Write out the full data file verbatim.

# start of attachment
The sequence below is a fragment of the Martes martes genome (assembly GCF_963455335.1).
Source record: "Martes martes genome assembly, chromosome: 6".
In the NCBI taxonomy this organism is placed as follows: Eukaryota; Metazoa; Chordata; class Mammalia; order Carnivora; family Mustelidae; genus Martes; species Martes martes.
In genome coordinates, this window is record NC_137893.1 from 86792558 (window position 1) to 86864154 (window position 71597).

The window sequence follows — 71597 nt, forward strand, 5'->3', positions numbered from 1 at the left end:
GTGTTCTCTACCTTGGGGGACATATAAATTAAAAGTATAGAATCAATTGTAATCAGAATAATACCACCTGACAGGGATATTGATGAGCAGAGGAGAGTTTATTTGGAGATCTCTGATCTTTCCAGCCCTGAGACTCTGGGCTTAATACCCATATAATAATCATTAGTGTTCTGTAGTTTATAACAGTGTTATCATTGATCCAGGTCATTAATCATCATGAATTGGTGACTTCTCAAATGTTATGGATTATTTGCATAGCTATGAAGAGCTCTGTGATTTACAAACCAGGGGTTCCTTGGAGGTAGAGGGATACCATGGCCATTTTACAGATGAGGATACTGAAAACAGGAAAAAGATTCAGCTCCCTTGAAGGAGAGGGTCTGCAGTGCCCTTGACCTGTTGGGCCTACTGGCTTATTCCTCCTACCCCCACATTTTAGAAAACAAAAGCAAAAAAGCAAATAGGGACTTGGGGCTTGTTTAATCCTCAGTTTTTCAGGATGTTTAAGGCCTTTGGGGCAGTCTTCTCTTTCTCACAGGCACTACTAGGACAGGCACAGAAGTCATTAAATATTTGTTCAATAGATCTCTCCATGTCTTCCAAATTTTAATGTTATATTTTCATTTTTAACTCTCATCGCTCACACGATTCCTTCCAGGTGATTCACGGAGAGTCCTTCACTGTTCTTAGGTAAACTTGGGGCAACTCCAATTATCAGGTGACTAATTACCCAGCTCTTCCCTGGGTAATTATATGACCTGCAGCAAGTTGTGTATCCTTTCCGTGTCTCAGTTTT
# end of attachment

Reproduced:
The sequence below is a fragment of the Martes martes genome (assembly GCF_963455335.1).
Source record: "Martes martes genome assembly, chromosome: 6".
In the NCBI taxonomy this organism is placed as follows: Eukaryota; Metazoa; Chordata; class Mammalia; order Carnivora; family Mustelidae; genus Martes; species Martes martes.
In genome coordinates, this window is record NC_137893.1 from 86792558 (window position 1) to 86864154 (window position 71597).

The window sequence follows — 71597 nt, forward strand, 5'->3', positions numbered from 1 at the left end:
GTGTTCTCTACCTTGGGGGACATATAAATTAAAAGTATAGAATCAATTGTAATCAGAATAATACCACCTGACAGGGATATTGATGAGCAGAGGAGAGTTTATTTGGAGATCTCTGATCTTTCCAGCCCTGAGACTCTGGGCTTAATACCCATATAATAATCATTAGTGTTCTGTAGTTTATAACAGTGTTATCATTGATCCAGGTCATTAATCATCATGAATTGGTGACTTCTCAAATGTTATGGATTATTTGCATAGCTATGAAGAGCTCTGTGATTTACAAACCAGGGGTTCCTTGGAGGTAGAGGGATACCATGGCCATTTTACAGATGAGGATACTGAAAACAGGAAAAAGATTCAGCTCCCTTGAAGGAGAGGGTCTGCAGTGCCCTTGACCTGTTGGGCCTACTGGCTTATTCCTCCTACCCCCACATTTTAGAAAACAAAAGCAAAAAAGCAAATAGGGACTTGGGGCTTGTTTAATCCTCAGTTTTTCAGGATGTTTAAGGCCTTTGGGGCAGTCTTCTCTTTCTCACAGGCACTACTAGGACAGGCACAGAAGTCATTAAATATTTGTTCAATAGATCTCTCCATGTCTTCCAAATTTTAATGTTATATTTTCATTTTTAACTCTCATCGCTCACACGATTCCTTCCAGGTGATTCACGGAGAGTCCTTCACTGTTCTTAGGTAAACTTGGGGCAACTCCAATTATCAGGTGACTAATTACCCAGCTCTTCCCTGGGTAATTATATGACCTGCAGCAAGTTGTGTATCCTTTCCGTGTCTCAGTTTT